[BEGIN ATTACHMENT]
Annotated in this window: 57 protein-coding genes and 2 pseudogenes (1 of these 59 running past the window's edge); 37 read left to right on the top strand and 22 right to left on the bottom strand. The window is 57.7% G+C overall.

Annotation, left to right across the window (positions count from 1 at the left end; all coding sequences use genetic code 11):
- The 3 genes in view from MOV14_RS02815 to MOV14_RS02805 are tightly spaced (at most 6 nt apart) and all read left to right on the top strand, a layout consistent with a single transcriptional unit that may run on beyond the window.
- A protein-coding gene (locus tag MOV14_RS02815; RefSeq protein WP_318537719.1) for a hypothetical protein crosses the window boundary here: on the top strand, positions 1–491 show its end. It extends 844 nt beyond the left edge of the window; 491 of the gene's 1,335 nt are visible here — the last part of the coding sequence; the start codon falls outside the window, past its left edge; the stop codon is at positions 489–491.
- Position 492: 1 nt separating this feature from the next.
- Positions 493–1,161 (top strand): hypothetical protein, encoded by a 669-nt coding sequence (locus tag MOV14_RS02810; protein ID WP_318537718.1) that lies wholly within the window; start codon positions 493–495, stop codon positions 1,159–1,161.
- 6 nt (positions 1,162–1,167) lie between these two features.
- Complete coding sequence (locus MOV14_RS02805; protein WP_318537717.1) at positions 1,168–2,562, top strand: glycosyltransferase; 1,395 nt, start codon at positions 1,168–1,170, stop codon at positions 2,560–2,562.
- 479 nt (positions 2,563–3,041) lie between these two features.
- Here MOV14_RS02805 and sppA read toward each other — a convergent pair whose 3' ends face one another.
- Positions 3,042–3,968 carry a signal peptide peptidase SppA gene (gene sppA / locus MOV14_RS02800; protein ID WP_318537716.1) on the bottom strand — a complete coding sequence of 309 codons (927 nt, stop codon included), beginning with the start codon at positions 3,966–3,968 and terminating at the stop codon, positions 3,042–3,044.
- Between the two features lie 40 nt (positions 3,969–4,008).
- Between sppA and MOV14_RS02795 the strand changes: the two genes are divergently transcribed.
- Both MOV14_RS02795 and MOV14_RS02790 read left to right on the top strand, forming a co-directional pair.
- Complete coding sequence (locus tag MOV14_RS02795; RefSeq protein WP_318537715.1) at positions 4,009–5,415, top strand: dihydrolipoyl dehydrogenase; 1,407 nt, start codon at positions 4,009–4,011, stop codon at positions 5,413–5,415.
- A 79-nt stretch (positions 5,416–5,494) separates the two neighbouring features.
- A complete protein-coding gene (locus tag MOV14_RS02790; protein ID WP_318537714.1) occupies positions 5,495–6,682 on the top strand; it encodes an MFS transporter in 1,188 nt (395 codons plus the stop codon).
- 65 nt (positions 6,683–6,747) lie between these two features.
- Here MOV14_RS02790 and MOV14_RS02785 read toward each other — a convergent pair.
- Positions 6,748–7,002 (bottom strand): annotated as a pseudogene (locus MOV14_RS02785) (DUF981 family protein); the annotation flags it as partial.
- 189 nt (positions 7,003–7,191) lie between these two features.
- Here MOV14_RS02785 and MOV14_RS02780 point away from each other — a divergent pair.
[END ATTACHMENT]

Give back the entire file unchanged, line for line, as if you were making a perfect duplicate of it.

Annotated in this window: 57 protein-coding genes and 2 pseudogenes (1 of these 59 running past the window's edge); 37 read left to right on the top strand and 22 right to left on the bottom strand. The window is 57.7% G+C overall.

Annotation, left to right across the window (positions count from 1 at the left end; all coding sequences use genetic code 11):
- The 3 genes in view from MOV14_RS02815 to MOV14_RS02805 are tightly spaced (at most 6 nt apart) and all read left to right on the top strand, a layout consistent with a single transcriptional unit that may run on beyond the window.
- A protein-coding gene (locus tag MOV14_RS02815; RefSeq protein WP_318537719.1) for a hypothetical protein crosses the window boundary here: on the top strand, positions 1–491 show its end. It extends 844 nt beyond the left edge of the window; 491 of the gene's 1,335 nt are visible here — the last part of the coding sequence; the start codon falls outside the window, past its left edge; the stop codon is at positions 489–491.
- Position 492: 1 nt separating this feature from the next.
- Positions 493–1,161 (top strand): hypothetical protein, encoded by a 669-nt coding sequence (locus tag MOV14_RS02810; protein ID WP_318537718.1) that lies wholly within the window; start codon positions 493–495, stop codon positions 1,159–1,161.
- 6 nt (positions 1,162–1,167) lie between these two features.
- Complete coding sequence (locus MOV14_RS02805; protein WP_318537717.1) at positions 1,168–2,562, top strand: glycosyltransferase; 1,395 nt, start codon at positions 1,168–1,170, stop codon at positions 2,560–2,562.
- 479 nt (positions 2,563–3,041) lie between these two features.
- Here MOV14_RS02805 and sppA read toward each other — a convergent pair whose 3' ends face one another.
- Positions 3,042–3,968 carry a signal peptide peptidase SppA gene (gene sppA / locus MOV14_RS02800; protein ID WP_318537716.1) on the bottom strand — a complete coding sequence of 309 codons (927 nt, stop codon included), beginning with the start codon at positions 3,966–3,968 and terminating at the stop codon, positions 3,042–3,044.
- Between the two features lie 40 nt (positions 3,969–4,008).
- Between sppA and MOV14_RS02795 the strand changes: the two genes are divergently transcribed.
- Both MOV14_RS02795 and MOV14_RS02790 read left to right on the top strand, forming a co-directional pair.
- Complete coding sequence (locus tag MOV14_RS02795; RefSeq protein WP_318537715.1) at positions 4,009–5,415, top strand: dihydrolipoyl dehydrogenase; 1,407 nt, start codon at positions 4,009–4,011, stop codon at positions 5,413–5,415.
- A 79-nt stretch (positions 5,416–5,494) separates the two neighbouring features.
- A complete protein-coding gene (locus tag MOV14_RS02790; protein ID WP_318537714.1) occupies positions 5,495–6,682 on the top strand; it encodes an MFS transporter in 1,188 nt (395 codons plus the stop codon).
- 65 nt (positions 6,683–6,747) lie between these two features.
- Here MOV14_RS02790 and MOV14_RS02785 read toward each other — a convergent pair.
- Positions 6,748–7,002 (bottom strand): annotated as a pseudogene (locus MOV14_RS02785) (DUF981 family protein); the annotation flags it as partial.
- 189 nt (positions 7,003–7,191) lie between these two features.
- Here MOV14_RS02785 and MOV14_RS02780 point away from each other — a divergent pair.